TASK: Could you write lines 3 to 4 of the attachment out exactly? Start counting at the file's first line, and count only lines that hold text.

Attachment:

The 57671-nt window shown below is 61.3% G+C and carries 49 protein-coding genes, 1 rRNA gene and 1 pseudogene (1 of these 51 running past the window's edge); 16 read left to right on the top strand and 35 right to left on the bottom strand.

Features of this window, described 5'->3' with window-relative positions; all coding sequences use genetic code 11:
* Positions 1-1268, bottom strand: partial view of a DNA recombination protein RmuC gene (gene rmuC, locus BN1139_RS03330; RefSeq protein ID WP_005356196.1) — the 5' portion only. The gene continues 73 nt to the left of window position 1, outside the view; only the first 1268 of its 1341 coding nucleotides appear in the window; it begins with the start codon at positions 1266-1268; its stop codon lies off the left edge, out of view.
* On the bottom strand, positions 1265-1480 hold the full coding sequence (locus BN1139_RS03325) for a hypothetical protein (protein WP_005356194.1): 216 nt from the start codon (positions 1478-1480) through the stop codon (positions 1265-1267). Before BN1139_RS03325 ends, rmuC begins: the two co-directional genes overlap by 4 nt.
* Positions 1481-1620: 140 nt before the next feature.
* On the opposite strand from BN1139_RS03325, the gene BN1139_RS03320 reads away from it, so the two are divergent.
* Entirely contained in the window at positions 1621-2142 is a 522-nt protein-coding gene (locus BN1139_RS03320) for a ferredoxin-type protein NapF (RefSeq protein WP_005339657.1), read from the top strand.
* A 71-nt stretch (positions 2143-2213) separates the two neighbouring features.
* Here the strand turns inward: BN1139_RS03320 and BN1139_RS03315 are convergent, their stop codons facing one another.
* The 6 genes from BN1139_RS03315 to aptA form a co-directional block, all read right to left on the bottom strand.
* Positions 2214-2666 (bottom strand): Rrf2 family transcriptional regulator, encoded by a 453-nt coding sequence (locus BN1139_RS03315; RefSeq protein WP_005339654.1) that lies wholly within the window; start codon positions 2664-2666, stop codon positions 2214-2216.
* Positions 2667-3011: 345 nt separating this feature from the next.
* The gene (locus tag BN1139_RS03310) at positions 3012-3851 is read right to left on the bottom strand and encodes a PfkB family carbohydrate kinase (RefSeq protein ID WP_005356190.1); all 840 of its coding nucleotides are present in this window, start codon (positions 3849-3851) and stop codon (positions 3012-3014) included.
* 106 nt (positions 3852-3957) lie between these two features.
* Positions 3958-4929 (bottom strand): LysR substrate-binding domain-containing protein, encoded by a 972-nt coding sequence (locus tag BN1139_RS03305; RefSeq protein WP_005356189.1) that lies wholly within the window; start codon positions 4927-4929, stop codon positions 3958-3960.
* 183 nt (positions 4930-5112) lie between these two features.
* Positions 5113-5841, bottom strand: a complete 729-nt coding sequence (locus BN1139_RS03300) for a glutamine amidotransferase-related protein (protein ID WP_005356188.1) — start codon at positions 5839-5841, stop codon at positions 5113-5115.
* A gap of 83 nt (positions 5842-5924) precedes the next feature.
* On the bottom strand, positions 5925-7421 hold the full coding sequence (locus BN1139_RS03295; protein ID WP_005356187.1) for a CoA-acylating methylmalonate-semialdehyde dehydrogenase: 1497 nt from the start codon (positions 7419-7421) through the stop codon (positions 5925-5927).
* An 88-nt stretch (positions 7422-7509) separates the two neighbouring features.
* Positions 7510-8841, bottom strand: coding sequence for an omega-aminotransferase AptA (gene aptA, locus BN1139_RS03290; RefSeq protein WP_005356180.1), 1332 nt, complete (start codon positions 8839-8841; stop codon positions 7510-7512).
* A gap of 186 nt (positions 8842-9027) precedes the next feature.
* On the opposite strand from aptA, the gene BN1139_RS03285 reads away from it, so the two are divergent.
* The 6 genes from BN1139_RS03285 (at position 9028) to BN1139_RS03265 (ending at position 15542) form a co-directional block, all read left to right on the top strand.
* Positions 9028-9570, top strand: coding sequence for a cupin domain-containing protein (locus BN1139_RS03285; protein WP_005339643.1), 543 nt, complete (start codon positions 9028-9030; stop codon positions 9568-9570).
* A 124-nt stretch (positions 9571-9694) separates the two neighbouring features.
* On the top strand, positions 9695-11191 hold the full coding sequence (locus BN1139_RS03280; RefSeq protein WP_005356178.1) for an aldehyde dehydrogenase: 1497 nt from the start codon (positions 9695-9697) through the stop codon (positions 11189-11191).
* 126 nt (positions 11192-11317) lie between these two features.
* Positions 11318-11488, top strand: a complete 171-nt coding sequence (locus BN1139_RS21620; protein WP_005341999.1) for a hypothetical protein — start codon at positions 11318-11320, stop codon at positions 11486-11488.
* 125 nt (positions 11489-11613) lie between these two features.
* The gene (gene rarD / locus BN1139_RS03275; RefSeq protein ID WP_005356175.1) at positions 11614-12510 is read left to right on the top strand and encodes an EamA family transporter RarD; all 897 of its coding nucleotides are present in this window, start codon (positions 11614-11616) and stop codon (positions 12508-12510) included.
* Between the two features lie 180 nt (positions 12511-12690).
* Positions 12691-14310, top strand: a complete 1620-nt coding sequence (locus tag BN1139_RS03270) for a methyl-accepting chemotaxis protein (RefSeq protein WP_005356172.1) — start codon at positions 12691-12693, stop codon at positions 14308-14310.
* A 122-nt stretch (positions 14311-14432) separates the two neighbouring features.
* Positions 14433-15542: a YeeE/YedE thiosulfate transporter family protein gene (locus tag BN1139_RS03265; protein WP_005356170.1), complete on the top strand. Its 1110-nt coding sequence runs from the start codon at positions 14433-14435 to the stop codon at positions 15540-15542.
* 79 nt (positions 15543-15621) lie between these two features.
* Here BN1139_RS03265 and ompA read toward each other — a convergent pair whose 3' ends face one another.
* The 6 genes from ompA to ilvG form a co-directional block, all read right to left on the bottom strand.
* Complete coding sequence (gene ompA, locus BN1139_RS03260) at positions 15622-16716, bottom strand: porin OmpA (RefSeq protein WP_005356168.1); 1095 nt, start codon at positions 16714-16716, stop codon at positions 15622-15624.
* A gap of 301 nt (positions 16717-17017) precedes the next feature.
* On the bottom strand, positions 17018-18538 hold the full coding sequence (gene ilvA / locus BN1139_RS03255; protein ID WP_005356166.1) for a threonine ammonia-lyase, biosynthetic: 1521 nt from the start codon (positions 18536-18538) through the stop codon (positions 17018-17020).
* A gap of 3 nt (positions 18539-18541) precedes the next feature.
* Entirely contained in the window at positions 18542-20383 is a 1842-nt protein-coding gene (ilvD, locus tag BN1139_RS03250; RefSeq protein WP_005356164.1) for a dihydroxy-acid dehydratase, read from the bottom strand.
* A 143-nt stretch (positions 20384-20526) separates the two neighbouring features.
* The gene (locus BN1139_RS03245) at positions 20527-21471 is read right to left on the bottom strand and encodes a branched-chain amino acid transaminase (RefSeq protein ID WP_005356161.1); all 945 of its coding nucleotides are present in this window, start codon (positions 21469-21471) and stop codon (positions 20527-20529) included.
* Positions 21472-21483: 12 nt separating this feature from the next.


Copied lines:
* Positions 1-1268, bottom strand: partial view of a DNA recombination protein RmuC gene (gene rmuC, locus BN1139_RS03330; RefSeq protein ID WP_005356196.1) — the 5' portion only. The gene continues 73 nt to the left of window position 1, outside the view; only the first 1268 of its 1341 coding nucleotides appear in the window; it begins with the start codon at positions 1266-1268; its stop codon lies off the left edge, out of view.
* On the bottom strand, positions 1265-1480 hold the full coding sequence (locus BN1139_RS03325) for a hypothetical protein (protein WP_005356194.1): 216 nt from the start codon (positions 1478-1480) through the stop codon (positions 1265-1267). Before BN1139_RS03325 ends, rmuC begins: the two co-directional genes overlap by 4 nt.